the trouble with worry.

 

I have spent most of my life being an extraordinarily worrisome person. 

 

And by 'extraordinarily' I mean...extraordinarily. That by and large, the massive majority of my thoughts have been entirely consumed by wondering about things I couldn't control since pretty much always. This not-small habit and way of seeing the world has been the bulk of most of my character, and defined many of my adult relationships and experiences, sad as that is to admit. 

I wasn't born this way though, apparently, and only learnt or remembered how to worry when I was about eight years old.

I remember the day, and the shift in my perception that allowed me to go from a child who trusted and lived fluidly with the world to one that had planned escape routes for all the possible disasters that could occur in my home while I was in bed. 

(Aliens: slide under covers, lift sheets and blankets up to cool them so they don't know you've been there, and then wedge self between wall and chimney and practice regulated breathing until they leave.

....BUT THEN WHAT TO DO WHEN YOU ARE ALONE AND YOUR FAMILY HAS BEEN ABDUCTED?!? So much more planning needed.

Coyote attack (during which they would storm the front door and upstairs windows, some 40 feet in the air, of course): Scramble up ladder to cubby hole above bed and detach ladder with saw (which was conveniently stored there for this reason), and if necessary to escape coyotes coming in from upper cubby hole window, saw would be used for self defense. )

And the list went on, indefinitely. Daily.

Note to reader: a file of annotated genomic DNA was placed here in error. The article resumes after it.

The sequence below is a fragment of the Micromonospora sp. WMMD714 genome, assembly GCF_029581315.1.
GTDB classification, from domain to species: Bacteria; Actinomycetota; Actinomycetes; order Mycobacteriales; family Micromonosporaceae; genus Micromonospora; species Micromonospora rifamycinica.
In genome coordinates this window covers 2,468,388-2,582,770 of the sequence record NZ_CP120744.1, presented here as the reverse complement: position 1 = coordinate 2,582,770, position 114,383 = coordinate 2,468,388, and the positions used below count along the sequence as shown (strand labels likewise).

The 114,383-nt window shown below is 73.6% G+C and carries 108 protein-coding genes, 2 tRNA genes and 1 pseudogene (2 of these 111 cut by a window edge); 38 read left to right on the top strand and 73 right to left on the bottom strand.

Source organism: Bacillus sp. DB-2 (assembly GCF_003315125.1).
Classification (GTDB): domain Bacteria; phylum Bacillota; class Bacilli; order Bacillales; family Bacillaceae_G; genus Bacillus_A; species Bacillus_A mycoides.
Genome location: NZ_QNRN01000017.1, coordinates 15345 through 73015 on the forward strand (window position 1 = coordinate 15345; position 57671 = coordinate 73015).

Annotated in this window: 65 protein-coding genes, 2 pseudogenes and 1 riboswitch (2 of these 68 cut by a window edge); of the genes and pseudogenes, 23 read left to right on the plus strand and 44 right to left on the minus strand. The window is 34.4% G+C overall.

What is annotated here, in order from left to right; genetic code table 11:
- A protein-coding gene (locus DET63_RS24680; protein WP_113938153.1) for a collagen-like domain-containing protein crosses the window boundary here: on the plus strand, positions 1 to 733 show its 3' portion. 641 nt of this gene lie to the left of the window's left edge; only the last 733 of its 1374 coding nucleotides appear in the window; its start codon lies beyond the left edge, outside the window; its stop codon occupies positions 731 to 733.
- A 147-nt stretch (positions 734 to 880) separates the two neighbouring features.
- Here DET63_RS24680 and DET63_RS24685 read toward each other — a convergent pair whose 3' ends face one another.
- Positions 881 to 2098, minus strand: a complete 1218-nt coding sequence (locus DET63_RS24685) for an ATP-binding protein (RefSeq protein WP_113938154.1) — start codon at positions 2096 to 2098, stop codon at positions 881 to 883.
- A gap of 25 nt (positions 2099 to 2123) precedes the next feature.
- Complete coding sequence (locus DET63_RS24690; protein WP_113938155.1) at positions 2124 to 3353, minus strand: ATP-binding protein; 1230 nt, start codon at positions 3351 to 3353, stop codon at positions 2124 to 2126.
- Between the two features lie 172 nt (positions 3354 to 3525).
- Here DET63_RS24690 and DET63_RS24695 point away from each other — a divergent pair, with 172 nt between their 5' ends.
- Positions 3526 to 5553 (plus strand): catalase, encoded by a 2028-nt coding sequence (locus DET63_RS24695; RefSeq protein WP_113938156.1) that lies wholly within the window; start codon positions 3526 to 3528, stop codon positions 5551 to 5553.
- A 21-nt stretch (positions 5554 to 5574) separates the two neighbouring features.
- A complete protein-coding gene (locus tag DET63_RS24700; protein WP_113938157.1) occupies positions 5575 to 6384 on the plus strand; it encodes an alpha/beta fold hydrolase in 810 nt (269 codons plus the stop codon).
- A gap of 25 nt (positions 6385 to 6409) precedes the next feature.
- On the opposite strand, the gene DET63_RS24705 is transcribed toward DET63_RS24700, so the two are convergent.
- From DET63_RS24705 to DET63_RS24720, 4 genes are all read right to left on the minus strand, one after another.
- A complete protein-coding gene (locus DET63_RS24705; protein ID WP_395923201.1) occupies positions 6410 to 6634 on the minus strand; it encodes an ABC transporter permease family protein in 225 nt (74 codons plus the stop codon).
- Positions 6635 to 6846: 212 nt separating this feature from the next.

There was a strange kind of 'comfort' in worrying, you could say, and whether it was the feeling that I was engaged in a seemingly predictive/productive activity or just being able to give my jumpy and often chaotic mind something to focus on, it became my favorite pastime. It ruined relationships (there's only so many times you can accuse a boyfriend of cheating on you before they leave, or go do exactly what you have predicted), damaged my health to a great degree (nothing like chronic worry to banish any hope of sleep and/or stress relief, and nothing like a little bit or a lot of alcohol to temporarily banish chronic worry) and detached me from any direct experience of my education, employment or relationship to the natural world as I was consumed instead by worries of failure, future prospects, or getting eaten by bears. 

On a very logical and conscious level I sometimes knew and could acknowledge that worry was useless, and yet I still found ways of justifying the practice so that I could continue: 

1. It was all in the name of necessary preparation. 

2. It was only logical, and everyone else just wasn't going to be prepared as I was when things went south. 

3. It was how intelligent people made their life work, by worrying about and then controlling everything. 

 

It was nuts, and exhausting, and very much the source of a couple of huge, life-changing breakdowns that happened to force me off that path.